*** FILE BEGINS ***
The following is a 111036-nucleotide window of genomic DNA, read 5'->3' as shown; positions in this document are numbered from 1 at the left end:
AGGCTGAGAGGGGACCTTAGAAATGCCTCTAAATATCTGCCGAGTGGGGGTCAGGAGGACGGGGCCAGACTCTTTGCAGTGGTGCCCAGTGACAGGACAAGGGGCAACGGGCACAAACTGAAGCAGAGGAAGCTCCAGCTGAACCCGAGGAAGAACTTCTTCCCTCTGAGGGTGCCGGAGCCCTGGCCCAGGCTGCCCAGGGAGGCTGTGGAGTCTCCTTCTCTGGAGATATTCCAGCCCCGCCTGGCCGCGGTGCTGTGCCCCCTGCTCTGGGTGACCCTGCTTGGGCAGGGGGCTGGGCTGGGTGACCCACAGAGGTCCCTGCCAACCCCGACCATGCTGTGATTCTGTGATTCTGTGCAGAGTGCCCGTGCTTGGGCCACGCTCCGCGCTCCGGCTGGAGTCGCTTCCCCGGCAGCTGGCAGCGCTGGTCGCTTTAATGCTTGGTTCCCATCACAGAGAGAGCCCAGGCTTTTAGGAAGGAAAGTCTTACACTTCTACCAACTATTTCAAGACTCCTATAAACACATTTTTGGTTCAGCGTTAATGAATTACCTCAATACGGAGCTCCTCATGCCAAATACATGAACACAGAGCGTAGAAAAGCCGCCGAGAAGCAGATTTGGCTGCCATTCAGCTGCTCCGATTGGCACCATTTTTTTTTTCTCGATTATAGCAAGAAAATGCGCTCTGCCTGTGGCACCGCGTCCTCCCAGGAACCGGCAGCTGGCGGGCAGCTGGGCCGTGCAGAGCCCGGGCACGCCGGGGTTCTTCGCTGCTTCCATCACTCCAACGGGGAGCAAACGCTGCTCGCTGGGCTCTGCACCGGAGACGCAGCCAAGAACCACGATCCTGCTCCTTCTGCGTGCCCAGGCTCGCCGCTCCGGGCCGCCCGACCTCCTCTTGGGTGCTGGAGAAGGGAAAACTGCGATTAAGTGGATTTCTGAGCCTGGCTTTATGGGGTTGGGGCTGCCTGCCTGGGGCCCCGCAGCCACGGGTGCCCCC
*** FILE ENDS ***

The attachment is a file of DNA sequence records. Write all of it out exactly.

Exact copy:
The following is a 111036-nucleotide window of genomic DNA, read 5'->3' as shown; positions in this document are numbered from 1 at the left end:
AGGCTGAGAGGGGACCTTAGAAATGCCTCTAAATATCTGCCGAGTGGGGGTCAGGAGGACGGGGCCAGACTCTTTGCAGTGGTGCCCAGTGACAGGACAAGGGGCAACGGGCACAAACTGAAGCAGAGGAAGCTCCAGCTGAACCCGAGGAAGAACTTCTTCCCTCTGAGGGTGCCGGAGCCCTGGCCCAGGCTGCCCAGGGAGGCTGTGGAGTCTCCTTCTCTGGAGATATTCCAGCCCCGCCTGGCCGCGGTGCTGTGCCCCCTGCTCTGGGTGACCCTGCTTGGGCAGGGGGCTGGGCTGGGTGACCCACAGAGGTCCCTGCCAACCCCGACCATGCTGTGATTCTGTGATTCTGTGCAGAGTGCCCGTGCTTGGGCCACGCTCCGCGCTCCGGCTGGAGTCGCTTCCCCGGCAGCTGGCAGCGCTGGTCGCTTTAATGCTTGGTTCCCATCACAGAGAGAGCCCAGGCTTTTAGGAAGGAAAGTCTTACACTTCTACCAACTATTTCAAGACTCCTATAAACACATTTTTGGTTCAGCGTTAATGAATTACCTCAATACGGAGCTCCTCATGCCAAATACATGAACACAGAGCGTAGAAAAGCCGCCGAGAAGCAGATTTGGCTGCCATTCAGCTGCTCCGATTGGCACCATTTTTTTTTTCTCGATTATAGCAAGAAAATGCGCTCTGCCTGTGGCACCGCGTCCTCCCAGGAACCGGCAGCTGGCGGGCAGCTGGGCCGTGCAGAGCCCGGGCACGCCGGGGTTCTTCGCTGCTTCCATCACTCCAACGGGGAGCAAACGCTGCTCGCTGGGCTCTGCACCGGAGACGCAGCCAAGAACCACGATCCTGCTCCTTCTGCGTGCCCAGGCTCGCCGCTCCGGGCCGCCCGACCTCCTCTTGGGTGCTGGAGAAGGGAAAACTGCGATTAAGTGGATTTCTGAGCCTGGCTTTATGGGGTTGGGGCTGCCTGCCTGGGGCCCCGCAGCCACGGGTGCCCCC